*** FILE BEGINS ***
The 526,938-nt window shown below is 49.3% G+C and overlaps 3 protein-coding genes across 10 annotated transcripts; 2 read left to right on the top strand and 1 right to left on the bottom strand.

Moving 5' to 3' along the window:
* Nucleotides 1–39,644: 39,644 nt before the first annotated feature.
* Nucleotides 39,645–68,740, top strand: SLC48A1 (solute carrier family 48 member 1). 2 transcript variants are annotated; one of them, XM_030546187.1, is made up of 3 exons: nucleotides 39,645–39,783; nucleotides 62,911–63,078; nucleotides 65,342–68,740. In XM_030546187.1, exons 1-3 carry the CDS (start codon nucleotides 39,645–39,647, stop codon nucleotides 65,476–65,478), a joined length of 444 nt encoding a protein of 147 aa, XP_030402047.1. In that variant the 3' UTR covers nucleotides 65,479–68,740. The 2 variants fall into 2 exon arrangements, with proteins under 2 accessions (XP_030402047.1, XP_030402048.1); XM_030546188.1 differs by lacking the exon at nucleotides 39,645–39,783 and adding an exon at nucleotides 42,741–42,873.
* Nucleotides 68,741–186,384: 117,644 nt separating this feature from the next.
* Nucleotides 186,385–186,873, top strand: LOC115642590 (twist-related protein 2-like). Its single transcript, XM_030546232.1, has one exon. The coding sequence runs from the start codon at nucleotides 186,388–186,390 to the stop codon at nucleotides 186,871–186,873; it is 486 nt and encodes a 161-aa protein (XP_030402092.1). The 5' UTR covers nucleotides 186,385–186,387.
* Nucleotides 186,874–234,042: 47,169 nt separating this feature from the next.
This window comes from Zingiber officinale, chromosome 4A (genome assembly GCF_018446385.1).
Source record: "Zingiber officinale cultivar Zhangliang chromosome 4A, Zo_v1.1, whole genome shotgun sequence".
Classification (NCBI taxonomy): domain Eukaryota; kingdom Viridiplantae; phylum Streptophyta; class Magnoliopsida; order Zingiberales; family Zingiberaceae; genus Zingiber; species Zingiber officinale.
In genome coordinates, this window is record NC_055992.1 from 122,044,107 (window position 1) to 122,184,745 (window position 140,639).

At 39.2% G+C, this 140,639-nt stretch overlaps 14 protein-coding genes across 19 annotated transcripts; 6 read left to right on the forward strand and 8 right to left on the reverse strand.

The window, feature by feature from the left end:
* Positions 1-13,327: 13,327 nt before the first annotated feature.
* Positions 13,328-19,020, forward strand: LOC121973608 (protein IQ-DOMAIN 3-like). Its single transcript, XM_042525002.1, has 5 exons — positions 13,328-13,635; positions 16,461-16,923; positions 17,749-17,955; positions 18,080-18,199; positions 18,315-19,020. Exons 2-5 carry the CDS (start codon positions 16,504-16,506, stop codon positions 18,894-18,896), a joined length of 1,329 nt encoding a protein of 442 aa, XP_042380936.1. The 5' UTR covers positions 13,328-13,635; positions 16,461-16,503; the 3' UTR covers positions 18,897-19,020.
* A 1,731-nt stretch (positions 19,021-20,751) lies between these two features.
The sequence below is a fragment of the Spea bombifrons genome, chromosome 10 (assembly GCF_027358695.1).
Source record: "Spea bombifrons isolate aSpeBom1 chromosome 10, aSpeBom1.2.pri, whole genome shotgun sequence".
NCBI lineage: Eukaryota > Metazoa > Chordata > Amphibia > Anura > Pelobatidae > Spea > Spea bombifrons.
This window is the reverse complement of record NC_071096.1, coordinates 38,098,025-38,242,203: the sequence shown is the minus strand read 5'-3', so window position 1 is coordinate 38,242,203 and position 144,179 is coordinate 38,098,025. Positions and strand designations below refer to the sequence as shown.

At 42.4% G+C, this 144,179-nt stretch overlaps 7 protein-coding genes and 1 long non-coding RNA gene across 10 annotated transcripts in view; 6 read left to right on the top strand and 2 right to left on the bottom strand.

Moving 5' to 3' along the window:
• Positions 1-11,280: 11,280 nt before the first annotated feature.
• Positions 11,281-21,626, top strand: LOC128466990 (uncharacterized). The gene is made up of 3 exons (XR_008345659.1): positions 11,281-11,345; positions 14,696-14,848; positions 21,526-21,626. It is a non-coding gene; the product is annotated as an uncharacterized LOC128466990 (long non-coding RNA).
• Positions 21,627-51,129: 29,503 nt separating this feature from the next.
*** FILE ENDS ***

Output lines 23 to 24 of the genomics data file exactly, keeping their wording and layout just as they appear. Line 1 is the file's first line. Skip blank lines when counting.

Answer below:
• Positions 1-11,280: 11,280 nt before the first annotated feature.
• Positions 11,281-21,626, top strand: LOC128466990 (uncharacterized). The gene is made up of 3 exons (XR_008345659.1): positions 11,281-11,345; positions 14,696-14,848; positions 21,526-21,626. It is a non-coding gene; the product is annotated as an uncharacterized LOC128466990 (long non-coding RNA).